Dr. Patricia Edwards is a professor of education at Michigan State University. She accepted her role as a teacher at a young age, and now teaches college students at various points throughout their education.

MSU professor of education shares advice, experience

Dr. Patricia Edwards is a professor of education at Michigan State University. She accepted her role as a teacher at a young age, and, now, teaches college students who go on to teach. In October, I was given the opportunity to speak with Edwards to discuss her experience as a professor and the future of educators. Read Dr. Edwards’ thoughts on teachers choosing school districts here. CB: How did you choose your career?

Nearly two decades after a published study showed teachers factor in proximity to their hometown, job availability and district financial resources before choosing a school district, the results hold true, according to a handful of teachers in Michigan, Oklahoma and Virginia.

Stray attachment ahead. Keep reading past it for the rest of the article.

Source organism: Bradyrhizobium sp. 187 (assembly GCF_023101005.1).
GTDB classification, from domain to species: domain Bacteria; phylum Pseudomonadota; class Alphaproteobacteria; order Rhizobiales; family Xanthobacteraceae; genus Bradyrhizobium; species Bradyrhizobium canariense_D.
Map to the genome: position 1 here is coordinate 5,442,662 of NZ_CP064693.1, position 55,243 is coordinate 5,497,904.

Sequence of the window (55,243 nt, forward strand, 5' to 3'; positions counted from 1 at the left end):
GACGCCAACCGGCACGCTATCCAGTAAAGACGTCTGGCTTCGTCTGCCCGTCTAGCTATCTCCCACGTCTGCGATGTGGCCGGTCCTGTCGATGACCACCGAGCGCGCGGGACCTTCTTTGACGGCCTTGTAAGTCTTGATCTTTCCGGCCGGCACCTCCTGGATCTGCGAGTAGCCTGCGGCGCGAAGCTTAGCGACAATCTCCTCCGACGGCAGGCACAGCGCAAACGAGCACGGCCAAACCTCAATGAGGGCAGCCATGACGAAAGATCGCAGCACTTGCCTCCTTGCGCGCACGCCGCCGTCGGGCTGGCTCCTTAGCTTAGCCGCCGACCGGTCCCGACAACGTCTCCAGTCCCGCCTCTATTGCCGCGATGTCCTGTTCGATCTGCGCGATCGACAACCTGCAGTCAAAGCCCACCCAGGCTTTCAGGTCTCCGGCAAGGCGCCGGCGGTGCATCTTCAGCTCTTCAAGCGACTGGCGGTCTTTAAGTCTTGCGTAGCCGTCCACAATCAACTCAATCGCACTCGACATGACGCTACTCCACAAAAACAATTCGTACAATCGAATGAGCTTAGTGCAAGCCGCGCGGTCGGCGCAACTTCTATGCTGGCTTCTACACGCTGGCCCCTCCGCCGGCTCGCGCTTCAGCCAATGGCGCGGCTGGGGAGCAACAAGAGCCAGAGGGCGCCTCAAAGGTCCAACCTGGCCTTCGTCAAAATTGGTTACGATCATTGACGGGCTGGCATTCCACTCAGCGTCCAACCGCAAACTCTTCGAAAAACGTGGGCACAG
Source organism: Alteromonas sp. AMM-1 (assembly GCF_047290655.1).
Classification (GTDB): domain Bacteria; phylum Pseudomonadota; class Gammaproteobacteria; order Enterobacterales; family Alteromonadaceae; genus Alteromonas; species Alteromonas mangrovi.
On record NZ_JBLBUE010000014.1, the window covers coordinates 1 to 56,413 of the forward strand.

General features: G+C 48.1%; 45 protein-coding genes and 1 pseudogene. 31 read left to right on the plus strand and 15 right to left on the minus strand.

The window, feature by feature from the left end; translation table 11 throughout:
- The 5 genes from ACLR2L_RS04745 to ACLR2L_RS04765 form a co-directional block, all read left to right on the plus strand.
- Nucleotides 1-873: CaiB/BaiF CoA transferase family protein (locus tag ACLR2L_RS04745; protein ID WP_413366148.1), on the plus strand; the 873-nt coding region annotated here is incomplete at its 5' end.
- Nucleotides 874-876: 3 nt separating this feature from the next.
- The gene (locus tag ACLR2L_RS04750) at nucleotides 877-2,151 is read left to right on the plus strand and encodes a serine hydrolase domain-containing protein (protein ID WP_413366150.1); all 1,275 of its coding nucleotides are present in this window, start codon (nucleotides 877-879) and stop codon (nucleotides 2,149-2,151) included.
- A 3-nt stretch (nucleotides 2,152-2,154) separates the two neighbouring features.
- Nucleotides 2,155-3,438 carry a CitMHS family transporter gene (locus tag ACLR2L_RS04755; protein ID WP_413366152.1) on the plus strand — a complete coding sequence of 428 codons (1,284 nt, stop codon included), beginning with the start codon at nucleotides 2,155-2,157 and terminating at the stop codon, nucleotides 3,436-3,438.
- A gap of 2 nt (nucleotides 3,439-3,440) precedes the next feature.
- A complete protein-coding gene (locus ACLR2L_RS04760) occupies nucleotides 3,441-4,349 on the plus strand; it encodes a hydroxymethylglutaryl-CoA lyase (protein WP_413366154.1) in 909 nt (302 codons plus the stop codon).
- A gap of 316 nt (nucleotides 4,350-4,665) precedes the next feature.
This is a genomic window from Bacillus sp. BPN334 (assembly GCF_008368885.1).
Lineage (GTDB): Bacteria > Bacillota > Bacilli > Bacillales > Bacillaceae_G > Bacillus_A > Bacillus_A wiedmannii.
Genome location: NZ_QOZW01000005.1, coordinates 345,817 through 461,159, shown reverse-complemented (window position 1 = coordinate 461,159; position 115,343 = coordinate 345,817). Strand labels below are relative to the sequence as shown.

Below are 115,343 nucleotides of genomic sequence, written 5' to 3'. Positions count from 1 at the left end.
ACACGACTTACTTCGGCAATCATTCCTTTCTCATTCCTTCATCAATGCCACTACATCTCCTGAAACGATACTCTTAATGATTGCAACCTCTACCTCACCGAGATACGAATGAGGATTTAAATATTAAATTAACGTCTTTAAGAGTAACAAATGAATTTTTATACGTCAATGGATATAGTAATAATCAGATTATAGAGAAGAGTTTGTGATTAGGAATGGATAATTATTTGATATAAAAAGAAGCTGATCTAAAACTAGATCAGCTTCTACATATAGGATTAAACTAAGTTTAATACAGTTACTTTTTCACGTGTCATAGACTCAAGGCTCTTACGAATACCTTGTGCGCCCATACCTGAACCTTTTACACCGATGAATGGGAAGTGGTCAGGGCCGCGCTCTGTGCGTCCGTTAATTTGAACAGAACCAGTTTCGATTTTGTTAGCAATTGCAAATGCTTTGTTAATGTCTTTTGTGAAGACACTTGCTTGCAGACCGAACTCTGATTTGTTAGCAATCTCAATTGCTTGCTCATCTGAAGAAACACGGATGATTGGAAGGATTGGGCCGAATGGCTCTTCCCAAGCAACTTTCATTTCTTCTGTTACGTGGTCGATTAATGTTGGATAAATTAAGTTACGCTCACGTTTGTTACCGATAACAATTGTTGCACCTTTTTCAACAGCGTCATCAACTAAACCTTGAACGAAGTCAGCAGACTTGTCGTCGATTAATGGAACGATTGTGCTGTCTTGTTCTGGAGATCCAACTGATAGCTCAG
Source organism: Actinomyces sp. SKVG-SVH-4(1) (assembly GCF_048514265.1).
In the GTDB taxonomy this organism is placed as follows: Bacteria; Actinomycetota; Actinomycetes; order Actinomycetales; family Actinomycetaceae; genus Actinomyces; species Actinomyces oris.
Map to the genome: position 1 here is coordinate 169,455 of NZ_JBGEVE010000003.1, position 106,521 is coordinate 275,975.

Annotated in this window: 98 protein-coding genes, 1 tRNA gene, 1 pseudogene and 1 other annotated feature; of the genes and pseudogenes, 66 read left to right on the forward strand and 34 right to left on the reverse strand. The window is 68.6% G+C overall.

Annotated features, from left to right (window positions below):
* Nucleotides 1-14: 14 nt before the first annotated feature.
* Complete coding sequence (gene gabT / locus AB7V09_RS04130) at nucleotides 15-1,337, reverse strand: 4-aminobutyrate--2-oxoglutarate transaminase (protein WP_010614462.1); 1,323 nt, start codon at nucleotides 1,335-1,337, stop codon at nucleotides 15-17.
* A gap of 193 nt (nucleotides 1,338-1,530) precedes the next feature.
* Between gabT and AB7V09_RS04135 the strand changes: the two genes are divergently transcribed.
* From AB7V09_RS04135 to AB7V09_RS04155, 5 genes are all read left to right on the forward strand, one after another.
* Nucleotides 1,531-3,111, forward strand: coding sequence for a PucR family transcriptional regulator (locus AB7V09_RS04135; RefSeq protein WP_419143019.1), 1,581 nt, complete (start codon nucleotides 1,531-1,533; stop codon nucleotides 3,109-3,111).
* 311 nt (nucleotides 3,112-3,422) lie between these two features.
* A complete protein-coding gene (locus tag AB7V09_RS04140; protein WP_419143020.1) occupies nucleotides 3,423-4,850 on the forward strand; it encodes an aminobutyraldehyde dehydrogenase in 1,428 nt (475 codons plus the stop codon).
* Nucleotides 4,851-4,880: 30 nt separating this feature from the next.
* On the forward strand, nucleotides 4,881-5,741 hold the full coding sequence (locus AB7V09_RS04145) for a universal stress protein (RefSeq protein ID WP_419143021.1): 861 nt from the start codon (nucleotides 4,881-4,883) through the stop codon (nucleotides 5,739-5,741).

Why teachers choose and stay at their school district

Nearly two decades after a published study showed teachers factor in proximity to their hometown, job availability and district financial resources before choosing a school district, the results hold true, according to a handful of teachers in Michigan, Oklahoma and Virginia. In the early 2000s, Harvard Professor Susan Moore Johnson and Doctoral Student Sarah E. Birkeland set out to discover why teachers choose certain districts to begin their careers. After following 50 teachers for four years, Johnson and Birkeland found several factors were important, including basic support and respect from administration, opportunities to work with other professionals, the ability to improve skills and general school culture. These findings from Massachusetts underscore trends still present today. Returning home